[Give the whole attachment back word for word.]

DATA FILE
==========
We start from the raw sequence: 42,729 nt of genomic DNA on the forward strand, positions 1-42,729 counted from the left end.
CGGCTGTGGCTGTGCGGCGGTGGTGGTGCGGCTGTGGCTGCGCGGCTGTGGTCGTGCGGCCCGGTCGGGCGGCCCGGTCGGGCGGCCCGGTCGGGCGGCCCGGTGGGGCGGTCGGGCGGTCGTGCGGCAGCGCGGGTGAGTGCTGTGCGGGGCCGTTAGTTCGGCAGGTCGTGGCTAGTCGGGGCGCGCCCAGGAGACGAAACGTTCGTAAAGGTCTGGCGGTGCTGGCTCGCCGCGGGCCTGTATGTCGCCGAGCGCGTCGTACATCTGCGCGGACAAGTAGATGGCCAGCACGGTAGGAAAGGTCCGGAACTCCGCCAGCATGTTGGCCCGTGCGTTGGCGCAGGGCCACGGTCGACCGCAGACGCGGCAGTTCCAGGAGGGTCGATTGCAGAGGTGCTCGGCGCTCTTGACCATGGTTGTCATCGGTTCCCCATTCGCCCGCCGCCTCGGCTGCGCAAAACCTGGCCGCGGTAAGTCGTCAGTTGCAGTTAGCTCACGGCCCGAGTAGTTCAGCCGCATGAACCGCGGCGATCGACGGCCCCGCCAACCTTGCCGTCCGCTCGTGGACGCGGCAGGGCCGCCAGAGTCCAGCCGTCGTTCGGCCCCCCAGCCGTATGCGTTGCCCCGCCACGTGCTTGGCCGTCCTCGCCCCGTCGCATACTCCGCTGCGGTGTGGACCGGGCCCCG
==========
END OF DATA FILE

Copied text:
We start from the raw sequence: 42,729 nt of genomic DNA on the forward strand, positions 1-42,729 counted from the left end.
CGGCTGTGGCTGTGCGGCGGTGGTGGTGCGGCTGTGGCTGCGCGGCTGTGGTCGTGCGGCCCGGTCGGGCGGCCCGGTCGGGCGGCCCGGTCGGGCGGCCCGGTGGGGCGGTCGGGCGGTCGTGCGGCAGCGCGGGTGAGTGCTGTGCGGGGCCGTTAGTTCGGCAGGTCGTGGCTAGTCGGGGCGCGCCCAGGAGACGAAACGTTCGTAAAGGTCTGGCGGTGCTGGCTCGCCGCGGGCCTGTATGTCGCCGAGCGCGTCGTACATCTGCGCGGACAAGTAGATGGCCAGCACGGTAGGAAAGGTCCGGAACTCCGCCAGCATGTTGGCCCGTGCGTTGGCGCAGGGCCACGGTCGACCGCAGACGCGGCAGTTCCAGGAGGGTCGATTGCAGAGGTGCTCGGCGCTCTTGACCATGGTTGTCATCGGTTCCCCATTCGCCCGCCGCCTCGGCTGCGCAAAACCTGGCCGCGGTAAGTCGTCAGTTGCAGTTAGCTCACGGCCCGAGTAGTTCAGCCGCATGAACCGCGGCGATCGACGGCCCCGCCAACCTTGCCGTCCGCTCGTGGACGCGGCAGGGCCGCCAGAGTCCAGCCGTCGTTCGGCCCCCCAGCCGTATGCGTTGCCCCGCCACGTGCTTGGCCGTCCTCGCCCCGTCGCATACTCCGCTGCGGTGTGGACCGGGCCCCG